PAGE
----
The Hart’s tongue fern of the Aspleniaceae family is quite different from other ferns and its unique looks, shape, and growing pattern are the main sources of attraction. It derives its name from its fronds that resemble a male deer’s tongue.
This beautiful Asplenium genus plant grows up to 24 inches both in height and width and it has leathery textured, shiny green leaves that add a pizzazz decorative touch to your spaces. For more details on growing a problem-free Hart’s tongue, read through this care guide.
JUMP TO TOPIC
- Hart’s Tongue Fern Care
- Water Requirements
- Light Requirements
- Soil Requirements
- Temperature Requirements
- Humidity Requirements
- Fertilizing Requirements
- Pruning Requirements
- Frequently Asked Questions
Hart’s Tongue Fern Care
Proper care is key to this plant’s growth and upkeep. It is very sensitive to its environment. Therefore, neglect or over-exposure to certain care needs will affect its performance and may even kill it.
Some of the damage that can be caused by poor care can be irreversible so you can’t afford to have your plant die on you.
This plant thrives in constantly moist environments throughout the year. These plants are quite thirsty, and they should be watered each time the few top inches of the potting soil dries out.
If not irrigated timely, the Hart’s tongue fern starts to wilt and may collapse if kept in dry soil for a long time. Although this fern proves to be a hands-on plant, you can mulch the soil to keep it moist for a long time, especially during your absence.
Although you need to keep the soil moist, make should sure it does not remain soggy for a long time. The Christ’s hair fern does not tolerate overwatering at all.
The availability of adequate drainage facilities is an important part of the Christ’s hair fern watering management. Please note that you should significantly cut back on watering during winter because the rate of evaporation and transpiration is low due to low temperatures.
We advise you not to practice overhead irrigation on this fern as wet leaves are susceptible to rot. You should apply water directly to the soil and, if by any chance the foliage gets wet, wipe it dry using a soft cloth.
In most cases, if you use tap water to irrigate your fern, elements like fluorides and chlorine settle in the soil causing growth problems. Purified water is the safest option when it comes to its irrigation.
This fern performs well when grown in intense to partial shade. You should expose this plant to bright indirect sunlight for not mot more than three hours per day.
Excessive sunlight exposure causes the leaves to turn yellow, thereby tarnishing the appearance of your plants. The best position where you can place this plant for adequate light exposure is close to a west or north-facing window.
In high sunlight environments, we recommend the use of blinds or curtains to protect your Horse tongue fern’s foliage from burns. The Horse’s tongue fern’s natural habitat has deep woods that provide it with heavy shade but, it also performs well in lightly shaded parts of the forests, so you should mimic these conditions.
This evergreen plant hates direct sunlight exposure, which burns its leaves and flowers. If you decide to grow your fern outdoors, consider a deeply shaded place like under leafy tree canopies.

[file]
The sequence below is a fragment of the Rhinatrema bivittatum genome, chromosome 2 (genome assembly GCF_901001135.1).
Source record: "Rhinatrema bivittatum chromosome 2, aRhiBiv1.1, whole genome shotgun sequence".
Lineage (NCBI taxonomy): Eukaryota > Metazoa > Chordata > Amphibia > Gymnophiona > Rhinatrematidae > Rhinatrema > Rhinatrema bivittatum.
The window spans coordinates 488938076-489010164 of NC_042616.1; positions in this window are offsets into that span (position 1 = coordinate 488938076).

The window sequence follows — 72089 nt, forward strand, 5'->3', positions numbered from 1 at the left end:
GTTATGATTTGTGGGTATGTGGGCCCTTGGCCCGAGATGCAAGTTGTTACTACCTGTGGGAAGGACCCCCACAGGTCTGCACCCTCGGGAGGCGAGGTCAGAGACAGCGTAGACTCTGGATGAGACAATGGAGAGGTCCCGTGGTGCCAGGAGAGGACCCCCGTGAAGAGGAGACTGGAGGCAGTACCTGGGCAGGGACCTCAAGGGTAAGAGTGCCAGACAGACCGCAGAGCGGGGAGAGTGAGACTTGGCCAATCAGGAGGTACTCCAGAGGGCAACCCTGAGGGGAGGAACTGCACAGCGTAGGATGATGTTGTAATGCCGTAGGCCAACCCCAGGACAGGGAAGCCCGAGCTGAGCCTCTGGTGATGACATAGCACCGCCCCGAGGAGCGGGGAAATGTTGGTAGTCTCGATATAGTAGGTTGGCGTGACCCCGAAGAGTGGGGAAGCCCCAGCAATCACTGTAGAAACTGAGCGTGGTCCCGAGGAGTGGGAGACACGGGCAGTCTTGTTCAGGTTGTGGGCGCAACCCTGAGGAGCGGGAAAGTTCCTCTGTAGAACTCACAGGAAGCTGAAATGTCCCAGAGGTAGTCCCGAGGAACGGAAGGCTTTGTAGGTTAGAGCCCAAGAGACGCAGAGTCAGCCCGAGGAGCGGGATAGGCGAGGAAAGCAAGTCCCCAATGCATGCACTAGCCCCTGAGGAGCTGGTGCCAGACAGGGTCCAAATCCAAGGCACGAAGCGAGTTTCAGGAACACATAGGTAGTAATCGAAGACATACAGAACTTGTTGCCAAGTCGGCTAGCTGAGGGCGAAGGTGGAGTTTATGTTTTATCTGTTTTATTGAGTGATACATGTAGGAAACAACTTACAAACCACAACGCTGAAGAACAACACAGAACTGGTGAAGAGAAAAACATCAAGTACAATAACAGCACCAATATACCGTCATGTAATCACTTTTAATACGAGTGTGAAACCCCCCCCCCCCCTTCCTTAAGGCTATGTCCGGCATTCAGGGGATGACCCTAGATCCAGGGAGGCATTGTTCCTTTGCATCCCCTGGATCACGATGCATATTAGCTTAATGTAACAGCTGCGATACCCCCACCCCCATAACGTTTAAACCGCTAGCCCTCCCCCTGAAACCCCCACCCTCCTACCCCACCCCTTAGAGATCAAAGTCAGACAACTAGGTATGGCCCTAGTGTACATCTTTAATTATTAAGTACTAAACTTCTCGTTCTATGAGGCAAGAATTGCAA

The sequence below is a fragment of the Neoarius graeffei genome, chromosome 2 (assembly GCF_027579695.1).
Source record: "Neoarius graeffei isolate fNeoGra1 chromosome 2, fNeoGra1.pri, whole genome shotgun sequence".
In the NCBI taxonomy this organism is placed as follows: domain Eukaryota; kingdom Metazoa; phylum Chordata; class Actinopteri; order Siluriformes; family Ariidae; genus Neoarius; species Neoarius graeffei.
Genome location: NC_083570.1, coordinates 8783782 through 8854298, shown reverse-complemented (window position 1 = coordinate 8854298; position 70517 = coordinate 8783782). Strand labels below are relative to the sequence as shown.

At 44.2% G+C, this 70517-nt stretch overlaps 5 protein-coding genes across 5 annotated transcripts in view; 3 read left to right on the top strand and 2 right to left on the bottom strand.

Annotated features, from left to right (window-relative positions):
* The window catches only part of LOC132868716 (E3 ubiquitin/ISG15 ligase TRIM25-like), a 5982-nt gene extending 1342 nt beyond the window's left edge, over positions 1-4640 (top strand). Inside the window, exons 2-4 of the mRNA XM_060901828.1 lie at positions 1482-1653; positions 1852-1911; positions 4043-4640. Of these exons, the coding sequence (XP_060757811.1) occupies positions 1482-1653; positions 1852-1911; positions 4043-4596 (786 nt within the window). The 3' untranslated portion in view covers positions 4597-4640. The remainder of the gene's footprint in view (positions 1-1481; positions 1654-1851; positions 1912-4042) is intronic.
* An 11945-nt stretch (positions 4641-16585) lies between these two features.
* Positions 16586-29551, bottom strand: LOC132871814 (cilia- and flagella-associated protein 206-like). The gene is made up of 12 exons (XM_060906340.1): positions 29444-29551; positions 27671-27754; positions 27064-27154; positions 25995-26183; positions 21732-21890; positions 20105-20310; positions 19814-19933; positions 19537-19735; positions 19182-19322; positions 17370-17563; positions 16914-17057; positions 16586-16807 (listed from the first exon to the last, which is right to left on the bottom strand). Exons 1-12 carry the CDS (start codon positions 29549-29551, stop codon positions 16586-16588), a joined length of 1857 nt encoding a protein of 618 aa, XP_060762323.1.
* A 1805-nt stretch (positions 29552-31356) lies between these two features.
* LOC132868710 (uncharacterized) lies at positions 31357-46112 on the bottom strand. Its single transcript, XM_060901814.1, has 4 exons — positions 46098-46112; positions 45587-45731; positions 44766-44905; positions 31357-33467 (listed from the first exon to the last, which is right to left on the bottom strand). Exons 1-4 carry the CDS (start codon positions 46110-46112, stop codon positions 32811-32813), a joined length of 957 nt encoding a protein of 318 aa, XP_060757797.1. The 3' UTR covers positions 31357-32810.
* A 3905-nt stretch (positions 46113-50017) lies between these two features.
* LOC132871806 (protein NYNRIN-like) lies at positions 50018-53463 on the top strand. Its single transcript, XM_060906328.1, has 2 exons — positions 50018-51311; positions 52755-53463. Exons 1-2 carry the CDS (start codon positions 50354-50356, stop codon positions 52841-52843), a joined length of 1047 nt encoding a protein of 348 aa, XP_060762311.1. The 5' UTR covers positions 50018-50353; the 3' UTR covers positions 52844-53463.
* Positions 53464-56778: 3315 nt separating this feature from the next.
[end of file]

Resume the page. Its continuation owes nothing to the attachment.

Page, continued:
A well-draining soil that is rich in humus is best for the Horse tongue’s upkeep. This fern does well in heavy clay, sand, loam, and chalk that has a slightly acidic to highly acidic pH.
Although the Hart’s tongue fern is not picky on the soil type, it performs best in lightgrowing media that is not compacted. Despite the plant being tolerant to heavy and light soils, it does not like waterlogged types as they lead to root rot.
This fern also enjoys soils with high calcium content. You should use soils that do not get compacted. Also, be sure to use a disinfected tool to loosen the potting mix after every few waterings. Bear in mind that loose soil is vital for the fern’s root development as well as uninterrupted water and nutrient uptake.
Temperatures ranging from 50 to 65 degrees Fahrenheit (10 to 18 degrees Celsius) are ideal for the Horse tongue fern’s upkeep. This fern hates hot temperatures. It is hardy to USDA Hardiness zones four and nine. This means that this fern can survive below-freezing temperatures, but you should keep it out of frost’s reach.
If grown outdoors we recommend that you move this plant indoors during cold periods especially, in winter.
You should not be confused by the low growth rate during winter because a prolonged stay in cold temperatures stunts the fern’s development. Please note that the fern’s feeding and watering should be increased as the temperatures increase.
Despite the spring and summer seasons being the active growing seasons, if temperatures rise above 90 degrees Fahrenheit (32 degrees Celsius) the fern’s growth and appearance are disrupted.
General indoor humidity levels are just not adequate for the Asplenium scolopendrium. Indoor humidity usually ranges from five to ten percent, which is too low for this fern.
The Hart’s tongue fern performs best in high humidity levels that are around 70 percent. The good news is that even if you want to grow this plant in a low-humidity place, there are certain moisture supplementing methods to consider.
We recommend the use of a humidifier as it can increase moisture levels around your plants by 50 to 60 percent which is fine for this fern. Another viable option to consider is the use of a pebble tray.
You just need to pour water that is enough to fill about three-quarters of the tray, put some pebbles inside, and place the pot on top. As the water evaporates from the pebble tray, it saturates the immediate environment with moisture.
If you use the pebble tray method, ensure that the roots do not get in contact with the water to avoid overwatering problems. We also advise you to move the Horse tongue fern into bathrooms where moisture is generally high. Given that the bathroom has enough light, the plant is more likely to flourish.
The Hart’s tongue fern is not a heavy feeder and does not need regular feeding. The fertilizing requirements for this fern depend on the type of potting mix it is grown on.